Clinical trial results are the main source of share price appreciation for investors in development-stage biopharmaceutical companies. Last week, biopharmaceutical company Dynavax Technologies (NASDAQ:DVAX) reported solid results from the first of three phase 3 trials for its hepatitis B (HBV) vaccine, Heplisav. As a result of the positive Heplisav results, shares were up more than 20% for the week.

In this first phase 3 trial, Heplisav was tested in 400 people ages 40 to 70 to see how well the drug remained active inside people's bodies and protected them against the disease. Since older people have less active immune systems than younger folks, it's harder for vaccines of all types to provide what is called seroprotection against diseases in older people. After three doses, Heplisav appears to be more effective than a rival HBV vaccine offered by GlaxoSmithKline (NYSE:GSK).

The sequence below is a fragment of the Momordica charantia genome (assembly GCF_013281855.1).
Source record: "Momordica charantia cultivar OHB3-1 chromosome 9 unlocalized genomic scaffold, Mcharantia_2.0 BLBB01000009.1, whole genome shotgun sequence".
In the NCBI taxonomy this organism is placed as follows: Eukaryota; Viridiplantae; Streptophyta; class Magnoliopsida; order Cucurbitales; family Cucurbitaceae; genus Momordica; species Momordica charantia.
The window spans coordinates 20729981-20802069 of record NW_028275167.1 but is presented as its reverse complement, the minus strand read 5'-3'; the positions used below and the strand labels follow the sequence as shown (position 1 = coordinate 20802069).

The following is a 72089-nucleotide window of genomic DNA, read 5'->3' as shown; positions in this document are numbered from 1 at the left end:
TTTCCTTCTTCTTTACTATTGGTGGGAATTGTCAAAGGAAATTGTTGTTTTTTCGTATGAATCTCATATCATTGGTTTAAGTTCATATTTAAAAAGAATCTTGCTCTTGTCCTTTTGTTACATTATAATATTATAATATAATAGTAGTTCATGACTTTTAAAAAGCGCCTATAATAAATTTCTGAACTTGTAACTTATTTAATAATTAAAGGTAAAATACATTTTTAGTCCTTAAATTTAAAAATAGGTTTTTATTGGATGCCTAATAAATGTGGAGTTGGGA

Dynavax plans on testing Heplisav in several thousand more patients in the next phase III trials, with the trials expected to be completed in 2008. Right now the drug is not partnered, but Dynavax's management says that "it makes a lot of sense" to have a commercialization partner in place so that Heplisav will have better marketing resources behind it, if it can gain regulatory approval.

With an estimated 350 million carriers of HBV worldwide, there is obviously a pressing need to immunize people against the disease. Even though this sounds like a huge market, most of the people infected with this disease are in developing parts of the world. Thus, the sales potential for HBV vaccines in this market is not as large as for drugs that treat people in developed countries and can command a higher price.

Regardless, the market for existing HBV vaccines is currently around $400 million worldwide, with the "difficult to treat" population estimated to represent about a fourth of this total. If Heplisav can gain regulatory approval, even a couple hundred million in sales or the royalties from them would be meaningful for a company of Dynavax's size.

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Fool contributor Brian Lawler does not own shares of any company mentioned in this article. The Fool has a disclosure policy .